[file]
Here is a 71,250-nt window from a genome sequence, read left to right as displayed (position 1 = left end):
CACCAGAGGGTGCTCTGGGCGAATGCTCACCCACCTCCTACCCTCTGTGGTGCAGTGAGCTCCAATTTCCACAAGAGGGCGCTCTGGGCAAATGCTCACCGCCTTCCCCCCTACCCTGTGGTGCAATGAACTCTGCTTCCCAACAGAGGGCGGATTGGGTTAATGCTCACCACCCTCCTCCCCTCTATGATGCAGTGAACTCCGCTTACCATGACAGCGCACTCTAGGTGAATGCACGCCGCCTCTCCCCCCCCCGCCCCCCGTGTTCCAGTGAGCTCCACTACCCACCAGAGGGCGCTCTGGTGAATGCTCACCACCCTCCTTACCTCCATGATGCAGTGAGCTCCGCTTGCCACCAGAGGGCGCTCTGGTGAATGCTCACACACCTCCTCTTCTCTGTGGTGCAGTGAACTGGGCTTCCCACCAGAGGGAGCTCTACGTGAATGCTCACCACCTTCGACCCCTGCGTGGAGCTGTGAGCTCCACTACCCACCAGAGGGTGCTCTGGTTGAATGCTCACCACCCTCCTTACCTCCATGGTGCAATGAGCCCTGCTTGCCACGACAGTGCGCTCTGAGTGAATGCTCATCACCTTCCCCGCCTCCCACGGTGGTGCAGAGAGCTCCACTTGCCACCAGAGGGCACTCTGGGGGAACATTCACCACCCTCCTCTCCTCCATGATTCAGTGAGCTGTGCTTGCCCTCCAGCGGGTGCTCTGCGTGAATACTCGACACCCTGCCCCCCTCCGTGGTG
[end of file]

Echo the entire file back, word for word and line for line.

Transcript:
Here is a 71,250-nt window from a genome sequence, read left to right as displayed (position 1 = left end):
CACCAGAGGGTGCTCTGGGCGAATGCTCACCCACCTCCTACCCTCTGTGGTGCAGTGAGCTCCAATTTCCACAAGAGGGCGCTCTGGGCAAATGCTCACCGCCTTCCCCCCTACCCTGTGGTGCAATGAACTCTGCTTCCCAACAGAGGGCGGATTGGGTTAATGCTCACCACCCTCCTCCCCTCTATGATGCAGTGAACTCCGCTTACCATGACAGCGCACTCTAGGTGAATGCACGCCGCCTCTCCCCCCCCCGCCCCCCGTGTTCCAGTGAGCTCCACTACCCACCAGAGGGCGCTCTGGTGAATGCTCACCACCCTCCTTACCTCCATGATGCAGTGAGCTCCGCTTGCCACCAGAGGGCGCTCTGGTGAATGCTCACACACCTCCTCTTCTCTGTGGTGCAGTGAACTGGGCTTCCCACCAGAGGGAGCTCTACGTGAATGCTCACCACCTTCGACCCCTGCGTGGAGCTGTGAGCTCCACTACCCACCAGAGGGTGCTCTGGTTGAATGCTCACCACCCTCCTTACCTCCATGGTGCAATGAGCCCTGCTTGCCACGACAGTGCGCTCTGAGTGAATGCTCATCACCTTCCCCGCCTCCCACGGTGGTGCAGAGAGCTCCACTTGCCACCAGAGGGCACTCTGGGGGAACATTCACCACCCTCCTCTCCTCCATGATTCAGTGAGCTGTGCTTGCCCTCCAGCGGGTGCTCTGCGTGAATACTCGACACCCTGCCCCCCTCCGTGGTG